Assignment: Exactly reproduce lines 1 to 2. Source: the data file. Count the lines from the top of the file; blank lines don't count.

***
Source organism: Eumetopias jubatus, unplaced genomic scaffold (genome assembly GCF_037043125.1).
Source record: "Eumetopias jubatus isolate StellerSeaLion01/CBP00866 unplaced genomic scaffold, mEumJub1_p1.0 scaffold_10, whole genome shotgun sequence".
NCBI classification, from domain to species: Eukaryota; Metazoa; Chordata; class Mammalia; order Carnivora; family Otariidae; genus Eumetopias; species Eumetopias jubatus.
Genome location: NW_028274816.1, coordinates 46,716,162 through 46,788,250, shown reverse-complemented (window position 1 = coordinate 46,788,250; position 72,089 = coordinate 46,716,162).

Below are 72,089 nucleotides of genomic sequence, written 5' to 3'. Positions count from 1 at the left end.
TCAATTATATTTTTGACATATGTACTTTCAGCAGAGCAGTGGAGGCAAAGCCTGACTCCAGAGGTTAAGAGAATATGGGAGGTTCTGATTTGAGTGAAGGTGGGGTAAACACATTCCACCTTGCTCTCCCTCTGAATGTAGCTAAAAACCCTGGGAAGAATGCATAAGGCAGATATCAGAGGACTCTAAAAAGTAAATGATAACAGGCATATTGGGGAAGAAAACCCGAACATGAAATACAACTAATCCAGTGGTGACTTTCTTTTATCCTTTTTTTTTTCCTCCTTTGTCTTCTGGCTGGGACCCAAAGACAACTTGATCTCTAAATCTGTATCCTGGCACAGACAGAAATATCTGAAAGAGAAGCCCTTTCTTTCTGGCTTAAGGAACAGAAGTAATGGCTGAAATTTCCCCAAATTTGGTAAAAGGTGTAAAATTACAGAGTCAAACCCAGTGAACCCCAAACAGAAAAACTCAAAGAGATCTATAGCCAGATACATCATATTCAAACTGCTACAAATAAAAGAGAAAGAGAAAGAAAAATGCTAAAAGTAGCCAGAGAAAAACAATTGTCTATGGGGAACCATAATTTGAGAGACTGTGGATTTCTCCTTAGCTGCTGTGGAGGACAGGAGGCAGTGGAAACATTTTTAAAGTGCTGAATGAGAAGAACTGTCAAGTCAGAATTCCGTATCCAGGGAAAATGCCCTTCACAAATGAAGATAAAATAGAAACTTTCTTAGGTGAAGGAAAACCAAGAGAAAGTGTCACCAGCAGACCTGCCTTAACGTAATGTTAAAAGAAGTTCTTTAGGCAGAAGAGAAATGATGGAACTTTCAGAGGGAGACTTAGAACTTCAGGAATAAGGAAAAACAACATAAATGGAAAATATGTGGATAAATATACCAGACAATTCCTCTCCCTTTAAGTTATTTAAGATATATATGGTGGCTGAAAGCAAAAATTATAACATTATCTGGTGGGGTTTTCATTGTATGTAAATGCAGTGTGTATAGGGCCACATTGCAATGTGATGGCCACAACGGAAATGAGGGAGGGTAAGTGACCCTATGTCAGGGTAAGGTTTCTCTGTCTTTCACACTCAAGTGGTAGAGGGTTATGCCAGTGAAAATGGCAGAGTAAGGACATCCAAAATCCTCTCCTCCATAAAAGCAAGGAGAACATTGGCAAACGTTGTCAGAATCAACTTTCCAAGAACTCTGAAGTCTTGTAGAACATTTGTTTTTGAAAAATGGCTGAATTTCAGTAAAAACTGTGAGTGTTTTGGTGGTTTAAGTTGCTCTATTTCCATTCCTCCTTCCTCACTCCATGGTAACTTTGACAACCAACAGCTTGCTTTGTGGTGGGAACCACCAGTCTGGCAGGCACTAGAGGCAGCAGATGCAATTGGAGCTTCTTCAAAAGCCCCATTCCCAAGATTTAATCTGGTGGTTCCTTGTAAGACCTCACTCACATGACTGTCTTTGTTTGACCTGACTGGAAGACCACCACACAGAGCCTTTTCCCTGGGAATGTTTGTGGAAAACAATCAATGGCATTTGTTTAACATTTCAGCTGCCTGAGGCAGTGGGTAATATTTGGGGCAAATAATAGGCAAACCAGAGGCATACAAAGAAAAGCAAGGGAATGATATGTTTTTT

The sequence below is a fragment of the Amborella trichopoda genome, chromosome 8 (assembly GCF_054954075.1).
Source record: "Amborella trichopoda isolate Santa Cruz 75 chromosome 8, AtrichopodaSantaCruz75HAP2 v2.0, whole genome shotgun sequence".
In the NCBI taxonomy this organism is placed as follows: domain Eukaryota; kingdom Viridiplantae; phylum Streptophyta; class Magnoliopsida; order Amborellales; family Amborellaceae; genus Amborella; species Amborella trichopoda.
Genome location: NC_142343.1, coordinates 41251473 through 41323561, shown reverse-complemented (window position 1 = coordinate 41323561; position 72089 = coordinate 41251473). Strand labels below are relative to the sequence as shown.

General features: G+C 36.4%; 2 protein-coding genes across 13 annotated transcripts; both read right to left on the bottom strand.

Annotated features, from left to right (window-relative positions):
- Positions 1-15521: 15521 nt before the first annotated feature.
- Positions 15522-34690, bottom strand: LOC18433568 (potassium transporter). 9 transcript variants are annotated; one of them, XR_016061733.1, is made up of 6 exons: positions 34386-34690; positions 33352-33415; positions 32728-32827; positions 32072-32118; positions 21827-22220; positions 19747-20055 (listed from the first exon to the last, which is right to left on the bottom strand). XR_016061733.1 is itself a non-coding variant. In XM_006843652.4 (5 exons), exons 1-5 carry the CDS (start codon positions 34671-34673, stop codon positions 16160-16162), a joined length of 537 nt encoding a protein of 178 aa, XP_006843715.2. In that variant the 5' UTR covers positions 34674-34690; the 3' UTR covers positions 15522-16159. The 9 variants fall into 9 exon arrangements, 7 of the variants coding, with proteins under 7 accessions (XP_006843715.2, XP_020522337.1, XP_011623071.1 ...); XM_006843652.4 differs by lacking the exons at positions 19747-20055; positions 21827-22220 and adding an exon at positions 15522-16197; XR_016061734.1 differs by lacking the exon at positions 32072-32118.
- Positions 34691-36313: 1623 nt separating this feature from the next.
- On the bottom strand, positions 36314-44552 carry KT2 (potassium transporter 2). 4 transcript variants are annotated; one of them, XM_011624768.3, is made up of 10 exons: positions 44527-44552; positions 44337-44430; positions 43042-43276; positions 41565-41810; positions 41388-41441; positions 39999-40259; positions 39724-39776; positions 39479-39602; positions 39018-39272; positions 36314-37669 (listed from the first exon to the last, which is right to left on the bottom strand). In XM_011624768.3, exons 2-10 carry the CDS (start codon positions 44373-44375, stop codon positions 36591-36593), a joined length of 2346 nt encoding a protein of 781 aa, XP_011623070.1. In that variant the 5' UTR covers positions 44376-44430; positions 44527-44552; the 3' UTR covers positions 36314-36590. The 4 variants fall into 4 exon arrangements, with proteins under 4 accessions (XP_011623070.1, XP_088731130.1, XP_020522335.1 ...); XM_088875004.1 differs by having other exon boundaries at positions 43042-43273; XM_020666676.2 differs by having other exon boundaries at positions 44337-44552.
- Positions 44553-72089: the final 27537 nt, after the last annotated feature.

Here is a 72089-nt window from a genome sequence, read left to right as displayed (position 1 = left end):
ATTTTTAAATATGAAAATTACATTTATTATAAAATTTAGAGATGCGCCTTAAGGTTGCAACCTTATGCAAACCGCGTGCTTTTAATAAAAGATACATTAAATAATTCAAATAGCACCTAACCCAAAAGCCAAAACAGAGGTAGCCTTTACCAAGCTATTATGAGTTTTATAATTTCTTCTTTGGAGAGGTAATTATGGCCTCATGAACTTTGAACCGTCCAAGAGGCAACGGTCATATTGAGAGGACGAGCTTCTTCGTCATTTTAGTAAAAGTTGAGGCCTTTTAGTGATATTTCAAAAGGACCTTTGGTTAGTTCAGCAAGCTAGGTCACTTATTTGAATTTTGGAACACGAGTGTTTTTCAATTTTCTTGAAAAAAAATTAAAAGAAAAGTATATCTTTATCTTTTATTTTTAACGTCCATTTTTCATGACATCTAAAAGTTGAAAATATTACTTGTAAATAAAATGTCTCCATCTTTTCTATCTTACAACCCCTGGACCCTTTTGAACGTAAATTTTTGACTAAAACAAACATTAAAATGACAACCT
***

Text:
Source organism: Eumetopias jubatus, unplaced genomic scaffold (genome assembly GCF_037043125.1).
Source record: "Eumetopias jubatus isolate StellerSeaLion01/CBP00866 unplaced genomic scaffold, mEumJub1_p1.0 scaffold_10, whole genome shotgun sequence".